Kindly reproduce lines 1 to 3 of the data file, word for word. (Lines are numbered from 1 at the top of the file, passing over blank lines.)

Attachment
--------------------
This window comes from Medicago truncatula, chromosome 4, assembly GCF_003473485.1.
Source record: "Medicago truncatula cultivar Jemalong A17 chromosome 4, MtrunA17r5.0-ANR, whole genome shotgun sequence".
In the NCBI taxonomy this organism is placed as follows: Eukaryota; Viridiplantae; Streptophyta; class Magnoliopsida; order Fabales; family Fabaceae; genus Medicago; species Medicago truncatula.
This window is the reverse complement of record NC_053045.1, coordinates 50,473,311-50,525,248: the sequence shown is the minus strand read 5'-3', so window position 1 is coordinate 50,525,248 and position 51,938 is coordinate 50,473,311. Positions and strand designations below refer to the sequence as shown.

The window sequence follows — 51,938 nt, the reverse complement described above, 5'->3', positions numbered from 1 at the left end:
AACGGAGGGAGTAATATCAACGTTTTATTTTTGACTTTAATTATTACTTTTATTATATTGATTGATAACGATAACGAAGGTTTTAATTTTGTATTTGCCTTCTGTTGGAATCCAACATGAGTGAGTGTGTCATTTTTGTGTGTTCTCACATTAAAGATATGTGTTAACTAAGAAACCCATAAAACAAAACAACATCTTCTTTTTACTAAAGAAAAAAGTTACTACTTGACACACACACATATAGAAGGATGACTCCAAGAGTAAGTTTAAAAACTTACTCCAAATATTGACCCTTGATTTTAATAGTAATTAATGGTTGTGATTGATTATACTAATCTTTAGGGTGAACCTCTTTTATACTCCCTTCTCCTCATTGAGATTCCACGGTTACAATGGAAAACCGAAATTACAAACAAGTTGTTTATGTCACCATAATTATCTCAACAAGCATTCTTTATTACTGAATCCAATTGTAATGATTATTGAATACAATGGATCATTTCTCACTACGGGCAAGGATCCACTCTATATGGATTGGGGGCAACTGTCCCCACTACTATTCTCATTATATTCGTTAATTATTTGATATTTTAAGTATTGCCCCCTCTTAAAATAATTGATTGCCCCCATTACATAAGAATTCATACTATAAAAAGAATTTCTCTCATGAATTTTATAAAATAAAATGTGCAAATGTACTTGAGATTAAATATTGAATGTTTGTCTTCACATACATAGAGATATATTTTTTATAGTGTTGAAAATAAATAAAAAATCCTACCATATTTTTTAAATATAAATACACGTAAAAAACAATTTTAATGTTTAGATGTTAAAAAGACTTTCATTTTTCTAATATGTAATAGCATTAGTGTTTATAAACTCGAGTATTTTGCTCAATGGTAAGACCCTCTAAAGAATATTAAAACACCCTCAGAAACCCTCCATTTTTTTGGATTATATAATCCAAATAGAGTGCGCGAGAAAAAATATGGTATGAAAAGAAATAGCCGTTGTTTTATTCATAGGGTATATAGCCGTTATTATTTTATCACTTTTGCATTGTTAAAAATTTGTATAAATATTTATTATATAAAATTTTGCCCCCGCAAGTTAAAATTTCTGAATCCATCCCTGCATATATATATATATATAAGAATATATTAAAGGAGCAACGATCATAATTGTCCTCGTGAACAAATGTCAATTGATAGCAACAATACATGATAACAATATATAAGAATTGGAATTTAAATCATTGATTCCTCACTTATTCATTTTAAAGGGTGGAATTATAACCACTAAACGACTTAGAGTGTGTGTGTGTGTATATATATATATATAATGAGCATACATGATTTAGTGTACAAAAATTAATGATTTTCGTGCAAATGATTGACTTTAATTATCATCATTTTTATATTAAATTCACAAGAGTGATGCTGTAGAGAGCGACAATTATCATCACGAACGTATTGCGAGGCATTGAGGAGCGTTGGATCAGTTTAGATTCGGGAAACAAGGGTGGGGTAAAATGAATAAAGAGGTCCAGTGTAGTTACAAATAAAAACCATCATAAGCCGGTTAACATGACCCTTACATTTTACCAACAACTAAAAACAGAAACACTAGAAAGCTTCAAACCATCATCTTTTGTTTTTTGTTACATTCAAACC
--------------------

This window comes from Medicago truncatula, chromosome 4, assembly GCF_003473485.1.
Source record: "Medicago truncatula cultivar Jemalong A17 chromosome 4, MtrunA17r5.0-ANR, whole genome shotgun sequence".
In the NCBI taxonomy this organism is placed as follows: Eukaryota; Viridiplantae; Streptophyta; class Magnoliopsida; order Fabales; family Fabaceae; genus Medicago; species Medicago truncatula.